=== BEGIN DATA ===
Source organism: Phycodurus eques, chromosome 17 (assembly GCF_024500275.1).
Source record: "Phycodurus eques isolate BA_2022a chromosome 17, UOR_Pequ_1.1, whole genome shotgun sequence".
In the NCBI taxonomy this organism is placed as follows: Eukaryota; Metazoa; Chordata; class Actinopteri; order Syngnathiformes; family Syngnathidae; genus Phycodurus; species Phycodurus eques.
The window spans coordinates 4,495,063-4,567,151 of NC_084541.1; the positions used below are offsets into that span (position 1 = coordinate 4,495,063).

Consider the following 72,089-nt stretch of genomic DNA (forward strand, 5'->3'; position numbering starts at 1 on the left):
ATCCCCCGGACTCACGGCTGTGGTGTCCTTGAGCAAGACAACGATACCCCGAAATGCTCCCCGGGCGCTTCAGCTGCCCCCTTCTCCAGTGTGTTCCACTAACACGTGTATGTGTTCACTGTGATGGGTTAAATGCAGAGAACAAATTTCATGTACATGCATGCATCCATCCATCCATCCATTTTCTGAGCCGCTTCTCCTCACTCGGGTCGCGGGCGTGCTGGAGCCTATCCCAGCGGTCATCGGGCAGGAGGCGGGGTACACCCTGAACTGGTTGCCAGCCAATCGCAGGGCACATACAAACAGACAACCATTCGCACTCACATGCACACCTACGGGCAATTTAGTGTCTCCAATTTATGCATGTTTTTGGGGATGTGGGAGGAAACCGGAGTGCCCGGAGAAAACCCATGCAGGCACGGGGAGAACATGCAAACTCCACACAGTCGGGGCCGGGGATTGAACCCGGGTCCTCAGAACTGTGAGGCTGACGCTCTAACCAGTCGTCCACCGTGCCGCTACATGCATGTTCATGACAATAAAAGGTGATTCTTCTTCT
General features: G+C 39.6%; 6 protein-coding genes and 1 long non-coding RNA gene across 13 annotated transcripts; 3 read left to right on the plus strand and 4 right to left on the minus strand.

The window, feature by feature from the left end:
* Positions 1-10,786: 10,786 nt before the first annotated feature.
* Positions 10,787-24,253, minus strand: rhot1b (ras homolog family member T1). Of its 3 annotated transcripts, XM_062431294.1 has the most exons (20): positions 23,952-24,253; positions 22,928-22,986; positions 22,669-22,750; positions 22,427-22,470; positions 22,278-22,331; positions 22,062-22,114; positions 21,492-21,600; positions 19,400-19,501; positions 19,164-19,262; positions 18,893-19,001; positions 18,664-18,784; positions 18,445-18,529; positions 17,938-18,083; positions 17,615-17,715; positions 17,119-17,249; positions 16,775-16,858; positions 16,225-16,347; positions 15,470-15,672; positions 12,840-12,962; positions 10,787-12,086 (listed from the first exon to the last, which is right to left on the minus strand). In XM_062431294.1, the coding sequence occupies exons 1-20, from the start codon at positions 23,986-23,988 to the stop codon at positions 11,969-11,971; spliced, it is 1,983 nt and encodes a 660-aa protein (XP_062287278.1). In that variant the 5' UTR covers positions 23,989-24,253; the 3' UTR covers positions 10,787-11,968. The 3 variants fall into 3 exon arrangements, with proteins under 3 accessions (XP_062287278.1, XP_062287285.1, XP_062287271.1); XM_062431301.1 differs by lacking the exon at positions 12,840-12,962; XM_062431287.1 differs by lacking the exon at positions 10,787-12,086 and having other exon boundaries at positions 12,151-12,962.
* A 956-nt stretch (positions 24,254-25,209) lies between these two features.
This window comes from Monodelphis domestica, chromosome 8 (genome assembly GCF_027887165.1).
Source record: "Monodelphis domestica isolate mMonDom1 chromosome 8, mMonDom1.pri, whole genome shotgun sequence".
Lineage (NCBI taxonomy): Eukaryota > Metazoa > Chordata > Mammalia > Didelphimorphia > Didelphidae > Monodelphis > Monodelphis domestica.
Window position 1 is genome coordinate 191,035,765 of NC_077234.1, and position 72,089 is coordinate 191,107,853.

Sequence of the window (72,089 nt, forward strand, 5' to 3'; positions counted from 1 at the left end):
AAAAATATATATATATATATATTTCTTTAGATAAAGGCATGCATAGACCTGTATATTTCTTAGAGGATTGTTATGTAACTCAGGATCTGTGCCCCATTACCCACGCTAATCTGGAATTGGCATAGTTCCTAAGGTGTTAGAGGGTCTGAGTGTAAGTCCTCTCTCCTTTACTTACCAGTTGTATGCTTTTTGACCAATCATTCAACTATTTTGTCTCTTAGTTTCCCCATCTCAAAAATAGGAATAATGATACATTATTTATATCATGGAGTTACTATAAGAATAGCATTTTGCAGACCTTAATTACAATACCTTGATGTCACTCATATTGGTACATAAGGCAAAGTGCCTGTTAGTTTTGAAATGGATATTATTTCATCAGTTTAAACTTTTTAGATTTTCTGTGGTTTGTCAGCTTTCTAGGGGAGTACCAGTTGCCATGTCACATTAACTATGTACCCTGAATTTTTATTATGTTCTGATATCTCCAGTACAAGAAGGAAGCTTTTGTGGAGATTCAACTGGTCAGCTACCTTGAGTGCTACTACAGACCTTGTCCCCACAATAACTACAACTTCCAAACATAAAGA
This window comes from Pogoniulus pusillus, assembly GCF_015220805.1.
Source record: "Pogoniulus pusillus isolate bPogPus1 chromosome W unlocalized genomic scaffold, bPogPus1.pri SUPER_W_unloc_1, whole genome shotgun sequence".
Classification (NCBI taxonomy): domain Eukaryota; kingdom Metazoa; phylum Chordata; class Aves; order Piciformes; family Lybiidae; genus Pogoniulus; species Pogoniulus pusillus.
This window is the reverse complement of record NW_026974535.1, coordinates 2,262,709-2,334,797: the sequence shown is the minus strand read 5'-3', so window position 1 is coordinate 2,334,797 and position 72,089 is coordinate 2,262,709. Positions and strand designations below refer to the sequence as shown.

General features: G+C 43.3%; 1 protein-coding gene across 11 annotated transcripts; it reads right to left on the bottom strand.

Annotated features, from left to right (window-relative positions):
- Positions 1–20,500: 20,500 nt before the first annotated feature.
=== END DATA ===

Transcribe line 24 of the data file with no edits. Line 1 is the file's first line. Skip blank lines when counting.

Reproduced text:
- Positions 1–20,500: 20,500 nt before the first annotated feature.